I am still in my twenties, but I am fast approaching 30. I can feel the gulf between myself and 19-year olds, just out of high school, widening. But I don’t feel like an adult. I don’t feel all that different from when I was 19.
Except for this: if I hang out with a bunch of 19-year olds, I will be oldest person in the room and I will be treated that way. I suspect this will be the same when I’m 30, 40, 50, 60,…. I might find 19-year-old girls attractive. I will probably always find 19-year-old girls attractive. But soon, perhaps even now, they will no longer find me attractive. I say this, not because I have an ordinate desire to be dating 19-year-olds forever, but because there doesn’t seem to be a switch in my brain that says, “now you’re old, and now you will do old people things.”
People act older because it is expected. Their environment expects it: work, spouse, children, society. The world is filled with people who feel young, acting old. When I was young I thought that one would naturally grow into the responsibilities of adulthood, that one just became an adult. Adulthood was something to worry about later. I was very wrong. The habits and responsibility of adulthood don’t come naturally, they have to be grafted on, often painfully.
I think a part of me also thought that when I became old enough, I would naturally be responsible enough and have enough control of my life to be able to raise a child. This is false. I am now well past the age that many good parents have had children and my life feels out of control in so many ways. I am not ready for a child. You become a good parent by being a good parent – you learn on the job, and sometimes you fail.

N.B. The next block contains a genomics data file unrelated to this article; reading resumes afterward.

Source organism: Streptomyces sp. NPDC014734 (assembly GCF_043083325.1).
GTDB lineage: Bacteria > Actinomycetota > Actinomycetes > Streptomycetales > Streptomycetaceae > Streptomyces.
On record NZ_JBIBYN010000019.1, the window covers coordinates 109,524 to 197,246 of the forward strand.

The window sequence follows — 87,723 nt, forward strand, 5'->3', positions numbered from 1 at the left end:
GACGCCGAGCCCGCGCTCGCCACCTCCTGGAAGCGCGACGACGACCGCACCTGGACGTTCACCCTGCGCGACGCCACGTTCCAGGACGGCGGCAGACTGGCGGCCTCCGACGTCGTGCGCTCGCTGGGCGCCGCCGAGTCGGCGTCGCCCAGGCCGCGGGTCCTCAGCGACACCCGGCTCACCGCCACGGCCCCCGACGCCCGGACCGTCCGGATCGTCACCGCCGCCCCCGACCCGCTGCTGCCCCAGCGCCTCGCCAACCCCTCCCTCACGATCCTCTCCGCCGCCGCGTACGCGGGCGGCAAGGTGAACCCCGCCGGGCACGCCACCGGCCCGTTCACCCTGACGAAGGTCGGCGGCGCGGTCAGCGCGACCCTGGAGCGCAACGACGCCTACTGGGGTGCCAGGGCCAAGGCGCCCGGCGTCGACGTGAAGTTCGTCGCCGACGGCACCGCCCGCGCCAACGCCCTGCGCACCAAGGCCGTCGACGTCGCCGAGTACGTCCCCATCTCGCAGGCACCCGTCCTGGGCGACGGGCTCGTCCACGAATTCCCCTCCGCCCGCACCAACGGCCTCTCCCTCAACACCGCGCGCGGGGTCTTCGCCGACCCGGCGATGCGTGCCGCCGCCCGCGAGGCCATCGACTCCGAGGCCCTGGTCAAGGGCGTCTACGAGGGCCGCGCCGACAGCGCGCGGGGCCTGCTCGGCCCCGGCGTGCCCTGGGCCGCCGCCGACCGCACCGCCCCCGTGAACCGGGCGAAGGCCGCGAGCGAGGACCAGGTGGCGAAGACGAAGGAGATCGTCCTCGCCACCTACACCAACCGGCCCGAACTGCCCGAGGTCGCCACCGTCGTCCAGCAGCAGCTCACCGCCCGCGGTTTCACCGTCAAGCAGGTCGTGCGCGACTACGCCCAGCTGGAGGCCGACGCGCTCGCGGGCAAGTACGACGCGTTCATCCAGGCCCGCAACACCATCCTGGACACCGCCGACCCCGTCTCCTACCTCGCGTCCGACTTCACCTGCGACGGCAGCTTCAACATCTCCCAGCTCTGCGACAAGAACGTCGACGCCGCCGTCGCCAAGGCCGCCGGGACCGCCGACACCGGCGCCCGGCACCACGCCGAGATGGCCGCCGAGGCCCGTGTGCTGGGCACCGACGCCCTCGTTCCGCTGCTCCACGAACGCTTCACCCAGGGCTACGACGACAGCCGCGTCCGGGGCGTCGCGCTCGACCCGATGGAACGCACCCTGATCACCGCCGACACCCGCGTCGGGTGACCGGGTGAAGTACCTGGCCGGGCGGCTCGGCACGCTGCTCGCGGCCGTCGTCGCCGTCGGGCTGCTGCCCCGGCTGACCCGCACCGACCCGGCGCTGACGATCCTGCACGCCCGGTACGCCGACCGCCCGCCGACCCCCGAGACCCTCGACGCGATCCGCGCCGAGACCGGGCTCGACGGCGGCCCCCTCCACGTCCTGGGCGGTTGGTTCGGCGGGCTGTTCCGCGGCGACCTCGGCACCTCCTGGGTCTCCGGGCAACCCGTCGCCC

The gulf between myself and the youth feels unnatural. It is growing against my will. I think it feels this way because it is hard for me to accept my body’s eventual decline. But more importantly, it is hard to accept the loss of opportunity, of the ability to do anything, of infinite possibility. As we grow older the passing time and the choices we make fill in those possibilities, unlock the opportunities, and often the “future” is not what we had envisioned. This is what growing old means.
The next time you seem someone older than you, even much older than you. Think for a second, how it feels to them looking at you. Perhaps they don’t feel all that different from you. Perhaps, beneath the wrinkles and the slow gait, lurk a dashing young man, a young man erased from sight, but not from mind.